What to Look for in China’s 12th Five-Year Plan?

China’s annual political meetings begin on Thursday March 3 and the major outcome will be the announcement of the 12th Five-Year Plan (2011-2015). Votes at both the advisory China People’s Political Consultative Conference (CPPCC, opening March 3) and the National People’s Congress (NPC, opening March 5) are not in question. But the content of the Five-Year Plan, as well as various government work reports and major pieces of legislation, are only revealed during the meetings.

In the lead-up to these meetings, a number of official and semi-official Communist Party and government announcements give us an indication of what we are likely to see. For those interested in energy, climate and environmental issues, one key indicator is the GDP growth target, since pursuit of high growth in the past has driven investment in energy-intensive heavy industry. As has become standard practice, Premier Wen Jiabao held a pre-NPC press conference this past weekend at which he announced that the government’s annual growth target during the 12th Five-Year Plan would be 7%, lower than the 7.5% target rate in the previous plan period, in order to emphasize quality and sustainability of economic growth.

China’s Communist Party set the direction for this Five-Year Plan last October with its most comprehensive discussion of climate and environmental issues to date. Significantly, we can anticipate a formal adoption of the pledge to reduce carbon intensity 40 to 45 percent from 2005 levels by 2020 – a pledge first made at the climate negotiations in Copenhagen and then reaffirmed in December in Cancun. The incorporation of these pledges into the 12th Five-Year Plan and their adoption by the National People’s Congress makes them domestically binding. This commitment covers the period up to 2020. We will have to look at the Plan document to see how much of this target is assigned to 2011-2015 and how much is left for the subsequent Five-Year Plan period.

Similarly, we are still waiting to see how energy targets are assigned in the Plan. China set a 20% energy intensity reduction goal for the period 2006-2010 and it has now announced that it actually achieved a reduction of 19.1%. In the same press conference where Premier Wen announced this result, he also said that the energy intensity reduction target would be set at 16-17% in the next Five-Year Plan. A somewhat lower target has been widely expected, both because China has had some trouble reaching the full 20%, and because many of the relatively easy efficiency gains have already been made. The plan should include a more precise energy intensity target, and there have been some rumors that it will also include a target for total coal consumption, but it is not clear whether a coal target will really be published.

Most of the additional details on how China will implement its climate and energy policy will not be in the Plan document itself but in ministry- or provincial-level plans that come out in the months following the National People’s Congress. Some of these more detailed implementation documents have in fact already come out. On January 6, outgoing National Energy Administration Director General Zhang Guobao presented a blueprint for achieving China’s long-term goal of meeting 15% of its total energy needs from non-fossil sources by 2020, establishing a mid-term target of 11.4 percent for 2015 (Chinese only).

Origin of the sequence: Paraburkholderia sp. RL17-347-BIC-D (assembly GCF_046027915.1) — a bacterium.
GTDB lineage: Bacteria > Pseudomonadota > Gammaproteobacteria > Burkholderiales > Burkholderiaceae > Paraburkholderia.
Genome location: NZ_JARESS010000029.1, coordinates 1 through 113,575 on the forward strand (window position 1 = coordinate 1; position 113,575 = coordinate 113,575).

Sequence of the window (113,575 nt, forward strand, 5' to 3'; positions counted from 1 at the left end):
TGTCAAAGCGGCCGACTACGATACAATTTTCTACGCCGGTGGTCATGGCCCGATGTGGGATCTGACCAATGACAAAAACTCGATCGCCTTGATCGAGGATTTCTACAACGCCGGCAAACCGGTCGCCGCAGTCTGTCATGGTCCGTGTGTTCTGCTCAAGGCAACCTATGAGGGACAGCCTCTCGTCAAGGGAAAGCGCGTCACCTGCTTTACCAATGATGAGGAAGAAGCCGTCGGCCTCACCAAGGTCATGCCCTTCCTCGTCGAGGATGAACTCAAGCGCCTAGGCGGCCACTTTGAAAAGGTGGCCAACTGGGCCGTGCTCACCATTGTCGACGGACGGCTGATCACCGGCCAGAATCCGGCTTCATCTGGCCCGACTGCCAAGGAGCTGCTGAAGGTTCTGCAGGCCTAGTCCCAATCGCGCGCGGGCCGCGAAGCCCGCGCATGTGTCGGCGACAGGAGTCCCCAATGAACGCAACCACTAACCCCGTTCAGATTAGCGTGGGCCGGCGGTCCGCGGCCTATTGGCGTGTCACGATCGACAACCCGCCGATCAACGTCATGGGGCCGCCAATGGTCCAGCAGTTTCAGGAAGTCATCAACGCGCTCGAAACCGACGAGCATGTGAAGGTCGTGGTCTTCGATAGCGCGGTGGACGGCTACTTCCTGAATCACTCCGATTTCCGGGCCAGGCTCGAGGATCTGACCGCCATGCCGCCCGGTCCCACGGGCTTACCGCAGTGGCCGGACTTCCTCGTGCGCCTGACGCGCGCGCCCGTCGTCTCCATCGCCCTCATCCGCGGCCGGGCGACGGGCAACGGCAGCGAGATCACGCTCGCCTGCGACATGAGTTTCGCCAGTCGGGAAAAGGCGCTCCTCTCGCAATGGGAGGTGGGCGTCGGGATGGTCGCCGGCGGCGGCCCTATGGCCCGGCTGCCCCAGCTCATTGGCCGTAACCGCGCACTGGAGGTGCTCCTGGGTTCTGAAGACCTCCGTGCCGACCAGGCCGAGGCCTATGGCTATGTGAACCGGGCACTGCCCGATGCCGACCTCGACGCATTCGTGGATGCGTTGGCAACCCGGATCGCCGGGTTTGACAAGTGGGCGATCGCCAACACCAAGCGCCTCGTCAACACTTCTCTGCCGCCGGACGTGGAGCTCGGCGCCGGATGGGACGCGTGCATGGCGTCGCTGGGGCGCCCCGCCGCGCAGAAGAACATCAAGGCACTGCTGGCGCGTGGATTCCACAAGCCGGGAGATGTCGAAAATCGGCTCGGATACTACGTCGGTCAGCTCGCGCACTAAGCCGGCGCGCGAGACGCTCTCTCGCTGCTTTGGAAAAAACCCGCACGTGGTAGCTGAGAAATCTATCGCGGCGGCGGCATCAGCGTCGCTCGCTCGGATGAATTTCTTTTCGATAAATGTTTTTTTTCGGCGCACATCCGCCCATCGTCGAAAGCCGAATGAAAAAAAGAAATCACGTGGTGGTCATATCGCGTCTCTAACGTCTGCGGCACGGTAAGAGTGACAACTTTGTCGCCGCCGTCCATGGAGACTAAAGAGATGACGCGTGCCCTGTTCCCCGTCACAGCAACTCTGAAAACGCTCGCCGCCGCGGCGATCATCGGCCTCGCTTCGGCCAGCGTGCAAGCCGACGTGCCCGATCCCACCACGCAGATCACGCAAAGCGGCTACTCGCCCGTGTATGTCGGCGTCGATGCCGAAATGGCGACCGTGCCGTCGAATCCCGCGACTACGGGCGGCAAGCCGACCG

One interesting facet of China’s Five-Year Plan goals is that the Plan is passed in March but the clock for achieving the targets begins ticking two months earlier, in January. The Ministry of the Environment attempted to address this issue by announcing its 2011 targets early. It announced a single-year goal of 1.5% for reductions in two major air pollutants (sulfur dioxide and nitrogen oxides), as well as two water pollution measurements (chemical oxygen demand or COD, and ammonia nitrogen). This is highly significant. The previous Five-Year Plan included reduction targets for sulfur dioxide and COD; expanding the list of national priority pollutants to five indicates a strengthening of environmental concerns. The 1.5% number itself is not terribly ambitious, and many expect that the five-year goal will be higher. In the last Five-Year Plan the goal for both sulfur dioxide and COD was a reduction of 10%. And in the case of sulfur, China exceeded its target handily, achieving a 14% reduction over five years.

Minister of the Environment Zhou Shengxian also announced a five-year plan for heavy metals. It will be interesting to see whether these new targets are incorporated into the overall national Plan or simply into the Environment Ministry’s plan.

Question of Allocation

In the months after the Plan comes out, the key action will come in target allocation. Typically, national targets are allocated to provinces and ministries, which then subdivide and allocate them to individual cities and companies. Because China had a great deal of experience in the ups and downs of implementing the energy intensity target under the last Five-Year Plan, and because its carbon intensity target has been known since November 2009, a great deal of work has already been done both on the measurement and tracking systems for the targets and on ways to more effectively and equitably allocate the targets.

At a February 25 meeting to review China’s low-carbon development, Professor He Jiankun, Director of Tsinghua’s Low-Carbon Energy Research Institute and a key climate policy advisor to the national government, suggested that cities with higher GDP growth rates might be assigned more stringent energy intensity targets.

In addition to the Plan, it will be worth looking at how heavily energy, environment and clean technology feature in the government work report delivered by Premier Wen at the opening of the NPC. This work report will be a key statement of national priorities.